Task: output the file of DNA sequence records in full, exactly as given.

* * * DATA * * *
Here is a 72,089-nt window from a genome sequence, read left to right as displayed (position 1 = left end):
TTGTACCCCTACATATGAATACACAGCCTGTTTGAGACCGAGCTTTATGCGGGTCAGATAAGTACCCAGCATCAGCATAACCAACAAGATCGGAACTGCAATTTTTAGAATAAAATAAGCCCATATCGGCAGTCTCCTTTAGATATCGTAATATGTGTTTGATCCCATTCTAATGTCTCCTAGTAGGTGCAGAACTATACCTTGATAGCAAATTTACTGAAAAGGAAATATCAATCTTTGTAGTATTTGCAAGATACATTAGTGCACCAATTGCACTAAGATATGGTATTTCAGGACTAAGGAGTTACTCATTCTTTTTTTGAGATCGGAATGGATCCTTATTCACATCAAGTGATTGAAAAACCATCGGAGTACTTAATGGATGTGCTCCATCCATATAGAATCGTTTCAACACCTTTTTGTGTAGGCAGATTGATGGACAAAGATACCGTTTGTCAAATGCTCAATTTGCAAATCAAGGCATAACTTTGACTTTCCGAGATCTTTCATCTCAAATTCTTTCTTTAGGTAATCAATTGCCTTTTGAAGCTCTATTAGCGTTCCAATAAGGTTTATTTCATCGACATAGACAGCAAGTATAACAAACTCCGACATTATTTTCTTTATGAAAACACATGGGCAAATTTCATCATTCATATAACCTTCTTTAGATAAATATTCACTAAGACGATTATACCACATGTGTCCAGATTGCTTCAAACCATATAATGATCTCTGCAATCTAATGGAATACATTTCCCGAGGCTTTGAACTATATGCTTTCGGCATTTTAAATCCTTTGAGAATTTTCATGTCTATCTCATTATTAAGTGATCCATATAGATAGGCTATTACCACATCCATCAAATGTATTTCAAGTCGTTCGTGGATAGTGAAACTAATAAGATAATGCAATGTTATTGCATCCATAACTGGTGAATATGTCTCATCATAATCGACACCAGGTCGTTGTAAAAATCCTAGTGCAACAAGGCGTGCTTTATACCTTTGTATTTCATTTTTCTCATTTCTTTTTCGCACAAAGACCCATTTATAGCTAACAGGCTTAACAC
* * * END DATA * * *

Here is a 72,089-nt window from a genome sequence, read left to right as displayed (position 1 = left end):
TTGTACCCCTACATATGAATACACAGCCTGTTTGAGACCGAGCTTTATGCGGGTCAGATAAGTACCCAGCATCAGCATAACCAACAAGATCGGAACTGCAATTTTTAGAATAAAATAAGCCCATATCGGCAGTCTCCTTTAGATATCGTAATATGTGTTTGATCCCATTCTAATGTCTCCTAGTAGGTGCAGAACTATACCTTGATAGCAAATTTACTGAAAAGGAAATATCAATCTTTGTAGTATTTGCAAGATACATTAGTGCACCAATTGCACTAAGATATGGTATTTCAGGACTAAGGAGTTACTCATTCTTTTTTTGAGATCGGAATGGATCCTTATTCACATCAAGTGATTGAAAAACCATCGGAGTACTTAATGGATGTGCTCCATCCATATAGAATCGTTTCAACACCTTTTTGTGTAGGCAGATTGATGGACAAAGATACCGTTTGTCAAATGCTCAATTTGCAAATCAAGGCATAACTTTGACTTTCCGAGATCTTTCATCTCAAATTCTTTCTTTAGGTAATCAATTGCCTTTTGAAGCTCTATTAGCGTTCCAATAAGGTTTATTTCATCGACATAGACAGCAAGTATAACAAACTCCGACATTATTTTCTTTATGAAAACACATGGGCAAATTTCATCATTCATATAACCTTCTTTAGATAAATATTCACTAAGACGATTATACCACATGTGTCCAGATTGCTTCAAACCATATAATGATCTCTGCAATCTAATGGAATACATTTCCCGAGGCTTTGAACTATATGCTTTCGGCATTTTAAATCCTTTGAGAATTTTCATGTCTATCTCATTATTAAGTGATCCATATAGATAGGCTATTACCACATCCATCAAATGTATTTCAAGTCGTTCGTGGATAGTGAAACTAATAAGATAATGCAATGTTATTGCATCCATAACTGGTGAATATGTCTCATCATAATCGACACCAGGTCGTTGTAAAAATCCTAGTGCAACAAGGCGTGCTTTATACCTTTGTATTTCATTTTTCTCATTTCTTTTTCGCACAAAGACCCATTTATAGCTAACAGGCTTAACAC